The JPA East African Members also felt that too much emphasis was given to markets and too little to other areas such as sustainability, climate change and agricultural development.
Discussing the field experiences of the UNICEF Head of Office in Juba on the humanitarian consequences of the conflict in South Sudan the members expressed gratitude to African countries such as Uganda, Kenya and Ethiopia for hosting millions of refugees not only from South Sudan, but also from other conflict situations in the region. It was noted that Uganda alone hosts more refugees than the whole of the EU.
The Communiqué recorded the members’ conviction that In addition to conflict and political instability, other root causes such as food insecurity, unemployment, poor governance and poor economic perspectives aggravated migratory movements. Members emphasized the importance of reinforcing integration and long-term solutions to create resilience.
Members agreed that, while more cooperation and international help was needed, political dialogue was the only long-term solution to the causes of conflict. They also called for stricter rules and control on arms trade and trafficking. Some Members called for facilitation of legal migration to counter illegal migration.
Discussions revealed a broad agreement among members that public investments, stability as well as conducive national and regional policies were the drivers for the development of the private sector. In East Africa, the private sector benefitted from the EAC Common Market Protocols.
Public Private Partnerships could leverage bigger investment projects, but more needs to be done to simplify the establishment and sustainability of small businesses, in particular in the agricultural sector. Members emphasised that foreign investments should be subject to social and environmental requirements.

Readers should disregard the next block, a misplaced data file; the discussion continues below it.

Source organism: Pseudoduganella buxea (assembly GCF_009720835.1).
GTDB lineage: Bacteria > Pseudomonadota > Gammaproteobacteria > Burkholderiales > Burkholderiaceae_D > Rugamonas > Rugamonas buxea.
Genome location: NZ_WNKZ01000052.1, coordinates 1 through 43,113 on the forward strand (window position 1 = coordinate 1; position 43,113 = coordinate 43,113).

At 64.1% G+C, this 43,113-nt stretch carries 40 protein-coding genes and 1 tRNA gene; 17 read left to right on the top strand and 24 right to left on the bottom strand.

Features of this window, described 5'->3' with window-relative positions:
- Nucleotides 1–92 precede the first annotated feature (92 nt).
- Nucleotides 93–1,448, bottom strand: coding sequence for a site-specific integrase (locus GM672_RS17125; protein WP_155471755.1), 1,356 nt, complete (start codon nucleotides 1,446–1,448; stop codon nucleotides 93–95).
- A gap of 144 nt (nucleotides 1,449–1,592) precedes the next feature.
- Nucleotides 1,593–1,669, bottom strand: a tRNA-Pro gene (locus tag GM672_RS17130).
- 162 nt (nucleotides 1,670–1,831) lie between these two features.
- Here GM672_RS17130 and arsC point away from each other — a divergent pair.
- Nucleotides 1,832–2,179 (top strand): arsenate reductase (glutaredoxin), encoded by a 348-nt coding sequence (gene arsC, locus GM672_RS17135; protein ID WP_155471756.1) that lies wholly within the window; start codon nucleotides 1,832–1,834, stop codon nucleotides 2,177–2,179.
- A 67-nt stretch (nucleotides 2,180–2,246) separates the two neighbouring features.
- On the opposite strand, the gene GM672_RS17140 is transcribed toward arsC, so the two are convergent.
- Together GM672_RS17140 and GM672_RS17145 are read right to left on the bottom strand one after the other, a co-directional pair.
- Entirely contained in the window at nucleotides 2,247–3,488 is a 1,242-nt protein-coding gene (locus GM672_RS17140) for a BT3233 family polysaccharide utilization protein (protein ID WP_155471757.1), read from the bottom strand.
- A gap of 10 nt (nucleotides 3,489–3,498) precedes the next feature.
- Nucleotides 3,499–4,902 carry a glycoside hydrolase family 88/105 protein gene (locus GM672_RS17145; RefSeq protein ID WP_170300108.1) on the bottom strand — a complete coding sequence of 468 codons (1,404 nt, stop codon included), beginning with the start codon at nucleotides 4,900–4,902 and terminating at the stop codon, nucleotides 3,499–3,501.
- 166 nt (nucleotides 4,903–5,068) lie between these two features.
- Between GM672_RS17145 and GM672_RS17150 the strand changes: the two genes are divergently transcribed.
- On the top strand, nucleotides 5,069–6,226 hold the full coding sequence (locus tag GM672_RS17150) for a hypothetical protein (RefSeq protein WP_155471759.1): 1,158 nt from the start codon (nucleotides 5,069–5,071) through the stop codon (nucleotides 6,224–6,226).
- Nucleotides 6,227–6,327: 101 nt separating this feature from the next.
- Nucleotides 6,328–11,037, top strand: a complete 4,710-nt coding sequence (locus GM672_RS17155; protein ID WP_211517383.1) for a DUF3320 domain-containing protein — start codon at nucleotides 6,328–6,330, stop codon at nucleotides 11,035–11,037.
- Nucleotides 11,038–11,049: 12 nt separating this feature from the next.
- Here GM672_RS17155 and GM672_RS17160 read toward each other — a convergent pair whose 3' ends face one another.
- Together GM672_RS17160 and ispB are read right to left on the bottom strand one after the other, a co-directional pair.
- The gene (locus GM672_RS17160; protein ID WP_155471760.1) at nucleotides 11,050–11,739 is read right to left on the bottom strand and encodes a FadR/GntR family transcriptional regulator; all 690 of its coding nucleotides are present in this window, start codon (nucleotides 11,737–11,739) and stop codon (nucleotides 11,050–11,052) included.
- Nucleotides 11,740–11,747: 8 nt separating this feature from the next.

Members encouraged deeper regional integration which would contribute to strengthening partnerships with the private sector and civil society in order to achieve sustainable socio-economic and political development.
JPA members welcomed progress with regard to electrification in East Africa, in particular the increasing exploitation of its renewable energy potential, which has facilitated access to electricity to remote rural populations.
They also looked forward to the planned development of cross-border regional corridors involving the construction of roads, railways, ports, pipelines, airports and dams, power inter-connectivity lines and optic fiber network, which were key to intra-African trade and development and provision of sustainable connectivity and socio- economic benefits.
Some Members expressed concern on the high financing requirements of such projects, the sequencing of projects, the risks involved as well as policies and procedures for governance for dispute resolution.
Members insisted on the need for linkages between corridors as well as between cross-border grids to create win-win situations, and expressed concerns about the economic sustainability of the projects and the management of the infrastructures once finalized.